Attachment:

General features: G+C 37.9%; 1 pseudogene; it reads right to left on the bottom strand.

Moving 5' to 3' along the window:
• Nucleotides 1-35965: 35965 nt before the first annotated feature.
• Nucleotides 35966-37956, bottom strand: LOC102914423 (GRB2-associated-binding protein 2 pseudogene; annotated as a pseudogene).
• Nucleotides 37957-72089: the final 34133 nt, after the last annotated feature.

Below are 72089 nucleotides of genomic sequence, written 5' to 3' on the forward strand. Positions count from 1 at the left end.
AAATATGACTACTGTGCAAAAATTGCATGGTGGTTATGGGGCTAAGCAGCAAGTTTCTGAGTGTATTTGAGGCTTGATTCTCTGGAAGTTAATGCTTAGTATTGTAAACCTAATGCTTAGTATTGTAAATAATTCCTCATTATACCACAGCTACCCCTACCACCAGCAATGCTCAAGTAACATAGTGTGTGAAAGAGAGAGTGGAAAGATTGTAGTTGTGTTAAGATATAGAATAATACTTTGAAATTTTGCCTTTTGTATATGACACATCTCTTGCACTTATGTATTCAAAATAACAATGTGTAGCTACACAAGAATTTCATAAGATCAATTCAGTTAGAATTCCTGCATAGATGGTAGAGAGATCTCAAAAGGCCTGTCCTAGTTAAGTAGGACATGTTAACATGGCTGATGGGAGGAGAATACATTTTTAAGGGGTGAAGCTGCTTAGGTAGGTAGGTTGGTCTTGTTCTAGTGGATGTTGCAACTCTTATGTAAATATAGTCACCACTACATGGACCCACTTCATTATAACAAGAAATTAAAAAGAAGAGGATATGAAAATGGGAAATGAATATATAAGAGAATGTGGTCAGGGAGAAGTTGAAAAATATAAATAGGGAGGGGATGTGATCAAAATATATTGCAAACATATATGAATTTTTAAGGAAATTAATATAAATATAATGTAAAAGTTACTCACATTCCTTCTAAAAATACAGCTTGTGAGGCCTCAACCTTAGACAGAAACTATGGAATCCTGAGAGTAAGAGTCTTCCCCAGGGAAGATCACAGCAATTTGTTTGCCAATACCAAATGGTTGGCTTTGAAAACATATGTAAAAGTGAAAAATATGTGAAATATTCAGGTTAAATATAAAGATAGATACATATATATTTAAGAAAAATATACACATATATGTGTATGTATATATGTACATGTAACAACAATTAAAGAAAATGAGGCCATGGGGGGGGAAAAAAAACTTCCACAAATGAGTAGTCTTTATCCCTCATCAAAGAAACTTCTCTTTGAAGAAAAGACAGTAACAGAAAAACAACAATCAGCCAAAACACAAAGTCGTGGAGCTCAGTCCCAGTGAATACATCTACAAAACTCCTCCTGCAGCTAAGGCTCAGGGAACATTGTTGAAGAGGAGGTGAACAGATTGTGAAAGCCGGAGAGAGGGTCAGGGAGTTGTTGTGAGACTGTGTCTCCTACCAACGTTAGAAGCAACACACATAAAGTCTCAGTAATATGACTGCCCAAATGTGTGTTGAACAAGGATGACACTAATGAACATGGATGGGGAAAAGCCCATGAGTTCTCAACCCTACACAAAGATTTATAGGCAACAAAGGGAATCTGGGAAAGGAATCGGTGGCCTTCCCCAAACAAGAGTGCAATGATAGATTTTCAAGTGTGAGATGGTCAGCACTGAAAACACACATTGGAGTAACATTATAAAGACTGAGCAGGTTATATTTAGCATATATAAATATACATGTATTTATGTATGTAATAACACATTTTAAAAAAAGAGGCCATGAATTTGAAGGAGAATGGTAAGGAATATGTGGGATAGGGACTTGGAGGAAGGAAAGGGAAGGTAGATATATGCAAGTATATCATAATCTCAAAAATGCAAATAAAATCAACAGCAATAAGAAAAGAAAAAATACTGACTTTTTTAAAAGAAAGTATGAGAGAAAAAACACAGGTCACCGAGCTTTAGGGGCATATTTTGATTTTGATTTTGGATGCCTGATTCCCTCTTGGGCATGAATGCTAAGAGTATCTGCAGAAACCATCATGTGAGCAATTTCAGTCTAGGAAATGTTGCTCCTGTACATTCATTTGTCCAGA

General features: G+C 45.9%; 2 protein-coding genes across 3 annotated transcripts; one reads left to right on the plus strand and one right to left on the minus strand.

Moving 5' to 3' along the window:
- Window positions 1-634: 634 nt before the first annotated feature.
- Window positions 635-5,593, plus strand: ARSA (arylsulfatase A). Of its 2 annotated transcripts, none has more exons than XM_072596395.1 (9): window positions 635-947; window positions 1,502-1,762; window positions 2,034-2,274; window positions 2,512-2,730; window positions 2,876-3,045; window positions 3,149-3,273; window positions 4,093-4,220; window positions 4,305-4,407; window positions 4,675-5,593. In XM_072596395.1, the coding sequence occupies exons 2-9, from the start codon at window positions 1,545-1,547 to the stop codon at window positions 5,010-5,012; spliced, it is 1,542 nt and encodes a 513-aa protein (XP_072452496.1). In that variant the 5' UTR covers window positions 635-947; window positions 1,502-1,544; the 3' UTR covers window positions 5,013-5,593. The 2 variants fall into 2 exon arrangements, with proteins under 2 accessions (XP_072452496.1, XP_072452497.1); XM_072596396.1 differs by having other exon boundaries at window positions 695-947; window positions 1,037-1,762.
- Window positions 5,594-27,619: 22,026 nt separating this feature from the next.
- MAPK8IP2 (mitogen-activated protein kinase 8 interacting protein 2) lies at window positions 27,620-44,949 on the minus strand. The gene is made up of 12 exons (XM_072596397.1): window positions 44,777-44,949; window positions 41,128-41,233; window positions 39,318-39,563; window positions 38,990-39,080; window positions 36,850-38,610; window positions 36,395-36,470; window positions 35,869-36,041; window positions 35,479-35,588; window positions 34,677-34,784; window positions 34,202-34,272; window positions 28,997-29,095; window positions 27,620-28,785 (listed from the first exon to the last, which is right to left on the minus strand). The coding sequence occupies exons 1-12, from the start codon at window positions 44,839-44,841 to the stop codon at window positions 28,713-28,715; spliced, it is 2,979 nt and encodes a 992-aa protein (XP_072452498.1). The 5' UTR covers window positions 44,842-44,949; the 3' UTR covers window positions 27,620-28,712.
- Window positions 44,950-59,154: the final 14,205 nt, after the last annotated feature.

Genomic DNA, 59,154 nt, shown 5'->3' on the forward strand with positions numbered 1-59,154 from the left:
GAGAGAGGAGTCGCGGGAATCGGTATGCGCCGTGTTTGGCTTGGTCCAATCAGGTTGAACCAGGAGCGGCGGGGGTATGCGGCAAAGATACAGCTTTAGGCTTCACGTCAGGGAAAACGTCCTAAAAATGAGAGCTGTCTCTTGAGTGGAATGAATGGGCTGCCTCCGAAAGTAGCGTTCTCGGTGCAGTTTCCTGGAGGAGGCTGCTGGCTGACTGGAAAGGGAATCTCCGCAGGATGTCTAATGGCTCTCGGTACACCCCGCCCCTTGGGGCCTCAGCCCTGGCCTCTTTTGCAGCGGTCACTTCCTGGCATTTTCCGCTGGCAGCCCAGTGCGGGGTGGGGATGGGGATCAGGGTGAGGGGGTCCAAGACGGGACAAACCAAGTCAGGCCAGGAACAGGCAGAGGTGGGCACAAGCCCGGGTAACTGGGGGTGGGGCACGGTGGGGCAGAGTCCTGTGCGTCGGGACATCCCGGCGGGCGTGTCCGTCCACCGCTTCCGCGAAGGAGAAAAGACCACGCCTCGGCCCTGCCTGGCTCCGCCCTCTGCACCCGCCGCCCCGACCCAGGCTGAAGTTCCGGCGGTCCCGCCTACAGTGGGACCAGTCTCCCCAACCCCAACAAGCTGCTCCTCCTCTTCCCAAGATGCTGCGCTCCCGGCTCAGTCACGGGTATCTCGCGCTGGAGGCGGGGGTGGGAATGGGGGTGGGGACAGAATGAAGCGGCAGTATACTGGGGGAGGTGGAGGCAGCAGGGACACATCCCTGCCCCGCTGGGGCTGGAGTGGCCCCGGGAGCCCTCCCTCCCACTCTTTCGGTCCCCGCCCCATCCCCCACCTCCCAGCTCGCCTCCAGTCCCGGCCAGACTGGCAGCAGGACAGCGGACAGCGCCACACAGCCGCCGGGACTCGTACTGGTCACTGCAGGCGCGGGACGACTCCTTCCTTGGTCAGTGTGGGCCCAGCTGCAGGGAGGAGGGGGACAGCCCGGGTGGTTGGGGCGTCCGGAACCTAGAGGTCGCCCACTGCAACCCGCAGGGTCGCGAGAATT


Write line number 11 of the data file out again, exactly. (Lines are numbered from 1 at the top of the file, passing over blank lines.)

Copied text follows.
- Window positions 635-5,593, plus strand: ARSA (arylsulfatase A). Of its 2 annotated transcripts, none has more exons than XM_072596395.1 (9): window positions 635-947; window positions 1,502-1,762; window positions 2,034-2,274; window positions 2,512-2,730; window positions 2,876-3,045; window positions 3,149-3,273; window positions 4,093-4,220; window positions 4,305-4,407; window positions 4,675-5,593. In XM_072596395.1, the coding sequence occupies exons 2-9, from the start codon at window positions 1,545-1,547 to the stop codon at window positions 5,010-5,012; spliced, it is 1,542 nt and encodes a 513-aa protein (XP_072452496.1). In that variant the 5' UTR covers window positions 635-947; window positions 1,502-1,544; the 3' UTR covers window positions 5,013-5,593. The 2 variants fall into 2 exon arrangements, with proteins under 2 accessions (XP_072452496.1, XP_072452497.1); XM_072596396.1 differs by having other exon boundaries at window positions 695-947; window positions 1,037-1,762.